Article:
Monday, October 19, 2015

Figure Drawing Demo

Many of you have requested through a sidebar poll that you're most interested in new Tutorials, with Figure Drawing and Anatomy being a popular choice.  Many moons ago, I wrote about my process for drawing figures in the post Anatomical Construction for More Cartoony Figures.  That post was predated by two other anatomy posts- ASE Panel- Anatomy Presentation and Anatomy of a Clay Man.   

Today I'll show you guys how I went about sketching the below image, which was drawn using reference of a plus sized model from Pinterest.   I've found that traditional figure drawing references (including those I linked at the bottom of this post) lack a variety of body types and poses, so you may find it helpful to search for bodybuilders, plus size models, and dancers to help develop your range.

My method for breaking down human anatomy hasn't changed much over the years- I think it's a very flexible method that works well for drawing all sorts of figures- stylized, cartoony, realistic- all you have to do is modify the proportions you use, the level of detail you draw in, and the features you choose to exaggerate.  I use this method when drawing from reference for study purposes, and when creating figures and poses from my imagination, and I think it's a good way to internalize and memorize the human body.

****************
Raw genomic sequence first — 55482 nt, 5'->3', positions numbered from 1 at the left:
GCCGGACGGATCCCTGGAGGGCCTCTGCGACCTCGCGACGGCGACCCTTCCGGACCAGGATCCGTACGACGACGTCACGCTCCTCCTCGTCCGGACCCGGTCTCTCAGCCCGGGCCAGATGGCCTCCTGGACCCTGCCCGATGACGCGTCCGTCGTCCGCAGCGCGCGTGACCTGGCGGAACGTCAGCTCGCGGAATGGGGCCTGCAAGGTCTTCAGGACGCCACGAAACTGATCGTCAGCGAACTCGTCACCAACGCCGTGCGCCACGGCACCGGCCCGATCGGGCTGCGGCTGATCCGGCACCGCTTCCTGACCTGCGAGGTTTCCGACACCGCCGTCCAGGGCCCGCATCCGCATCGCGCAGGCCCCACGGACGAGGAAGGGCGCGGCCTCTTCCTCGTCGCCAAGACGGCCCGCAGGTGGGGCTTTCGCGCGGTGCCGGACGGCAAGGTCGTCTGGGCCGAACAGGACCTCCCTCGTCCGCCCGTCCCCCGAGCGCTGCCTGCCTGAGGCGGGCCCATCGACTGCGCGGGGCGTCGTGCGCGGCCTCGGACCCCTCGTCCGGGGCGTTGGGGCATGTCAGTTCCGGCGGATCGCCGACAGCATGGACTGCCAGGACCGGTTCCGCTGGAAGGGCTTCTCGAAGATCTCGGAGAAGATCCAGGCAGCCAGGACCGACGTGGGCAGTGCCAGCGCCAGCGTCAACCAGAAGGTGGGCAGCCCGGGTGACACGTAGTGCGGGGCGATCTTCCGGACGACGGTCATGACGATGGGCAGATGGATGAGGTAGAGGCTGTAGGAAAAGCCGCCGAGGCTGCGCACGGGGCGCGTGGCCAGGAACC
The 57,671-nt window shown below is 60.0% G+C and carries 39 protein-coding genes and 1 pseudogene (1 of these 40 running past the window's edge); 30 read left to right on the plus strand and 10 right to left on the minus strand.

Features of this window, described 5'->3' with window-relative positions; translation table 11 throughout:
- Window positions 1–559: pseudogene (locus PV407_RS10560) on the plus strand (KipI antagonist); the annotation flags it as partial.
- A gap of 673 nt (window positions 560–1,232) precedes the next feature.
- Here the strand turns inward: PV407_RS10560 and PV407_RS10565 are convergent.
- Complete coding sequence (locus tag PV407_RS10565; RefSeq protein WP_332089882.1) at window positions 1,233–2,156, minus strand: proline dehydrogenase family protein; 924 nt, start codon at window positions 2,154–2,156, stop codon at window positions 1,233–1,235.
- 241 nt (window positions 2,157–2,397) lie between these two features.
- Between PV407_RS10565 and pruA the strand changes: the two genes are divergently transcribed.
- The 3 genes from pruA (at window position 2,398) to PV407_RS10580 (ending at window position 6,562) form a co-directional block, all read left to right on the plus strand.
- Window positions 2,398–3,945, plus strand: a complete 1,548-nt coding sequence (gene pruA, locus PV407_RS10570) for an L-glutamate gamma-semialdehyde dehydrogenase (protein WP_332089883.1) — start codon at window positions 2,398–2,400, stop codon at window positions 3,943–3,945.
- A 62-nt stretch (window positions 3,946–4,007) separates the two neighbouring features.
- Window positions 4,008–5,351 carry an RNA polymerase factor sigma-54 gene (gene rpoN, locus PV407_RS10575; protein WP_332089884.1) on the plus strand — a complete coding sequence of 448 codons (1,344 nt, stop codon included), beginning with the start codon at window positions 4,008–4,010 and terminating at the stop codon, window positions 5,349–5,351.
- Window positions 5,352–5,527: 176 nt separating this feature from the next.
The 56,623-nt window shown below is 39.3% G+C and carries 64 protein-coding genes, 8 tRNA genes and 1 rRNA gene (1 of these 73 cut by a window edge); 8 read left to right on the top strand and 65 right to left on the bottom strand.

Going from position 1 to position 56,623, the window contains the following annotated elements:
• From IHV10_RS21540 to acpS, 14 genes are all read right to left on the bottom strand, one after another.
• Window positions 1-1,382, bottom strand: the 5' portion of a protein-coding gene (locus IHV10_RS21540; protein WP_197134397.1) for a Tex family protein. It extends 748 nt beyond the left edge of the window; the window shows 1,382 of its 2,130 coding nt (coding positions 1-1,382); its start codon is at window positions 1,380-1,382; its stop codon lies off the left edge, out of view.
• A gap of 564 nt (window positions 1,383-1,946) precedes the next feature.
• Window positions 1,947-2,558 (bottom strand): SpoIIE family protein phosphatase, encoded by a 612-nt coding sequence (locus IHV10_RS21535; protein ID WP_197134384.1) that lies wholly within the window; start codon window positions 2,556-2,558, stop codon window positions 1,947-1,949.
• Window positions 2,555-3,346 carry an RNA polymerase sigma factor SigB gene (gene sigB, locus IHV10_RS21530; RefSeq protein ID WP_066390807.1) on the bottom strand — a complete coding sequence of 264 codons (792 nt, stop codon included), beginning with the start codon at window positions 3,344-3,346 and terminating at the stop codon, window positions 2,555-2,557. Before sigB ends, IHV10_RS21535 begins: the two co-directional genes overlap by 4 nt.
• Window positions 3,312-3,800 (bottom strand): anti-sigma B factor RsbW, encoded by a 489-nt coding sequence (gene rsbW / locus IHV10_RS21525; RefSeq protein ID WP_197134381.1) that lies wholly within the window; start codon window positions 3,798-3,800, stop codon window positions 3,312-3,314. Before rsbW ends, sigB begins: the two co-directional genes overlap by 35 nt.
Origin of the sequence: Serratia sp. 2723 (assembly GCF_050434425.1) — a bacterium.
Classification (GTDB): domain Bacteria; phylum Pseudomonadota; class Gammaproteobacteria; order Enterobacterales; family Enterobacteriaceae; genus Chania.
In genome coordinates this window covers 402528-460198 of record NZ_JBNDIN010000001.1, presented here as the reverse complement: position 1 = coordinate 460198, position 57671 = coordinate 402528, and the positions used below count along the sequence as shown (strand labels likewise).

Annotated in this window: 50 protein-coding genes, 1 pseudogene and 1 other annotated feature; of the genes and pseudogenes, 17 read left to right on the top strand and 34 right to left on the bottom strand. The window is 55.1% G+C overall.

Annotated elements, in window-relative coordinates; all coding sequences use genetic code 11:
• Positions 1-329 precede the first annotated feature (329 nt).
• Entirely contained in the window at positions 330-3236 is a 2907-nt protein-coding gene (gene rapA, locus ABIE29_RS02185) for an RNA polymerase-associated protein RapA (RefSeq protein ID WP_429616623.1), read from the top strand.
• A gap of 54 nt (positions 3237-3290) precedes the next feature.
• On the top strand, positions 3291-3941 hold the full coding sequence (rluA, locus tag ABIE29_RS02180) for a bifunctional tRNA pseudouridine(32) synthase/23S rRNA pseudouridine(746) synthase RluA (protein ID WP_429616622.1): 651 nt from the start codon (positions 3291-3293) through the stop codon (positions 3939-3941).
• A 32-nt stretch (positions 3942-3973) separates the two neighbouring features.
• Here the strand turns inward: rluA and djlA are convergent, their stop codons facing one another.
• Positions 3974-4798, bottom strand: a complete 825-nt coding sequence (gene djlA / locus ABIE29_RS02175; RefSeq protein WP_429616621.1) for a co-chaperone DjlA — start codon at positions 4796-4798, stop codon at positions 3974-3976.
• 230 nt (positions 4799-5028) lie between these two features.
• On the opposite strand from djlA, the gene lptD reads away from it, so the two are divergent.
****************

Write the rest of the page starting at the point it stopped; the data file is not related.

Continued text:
My method of drawing the human figure comes from three major sources- Glenn Vilppu's Glen Vilppu Drawing Manual, Andrew Loomis' Figure Drawing for All Its Worth, and from the Constructive Human Anatomy class taught by Professor Paul Hudson at SCAD Savannah three years ago.  You can find links to purchase Figure Drawing for All It's Worth and The Glen Vilppu Drawing Manual at the bottom of this post, as well as additional resources you may find helpful.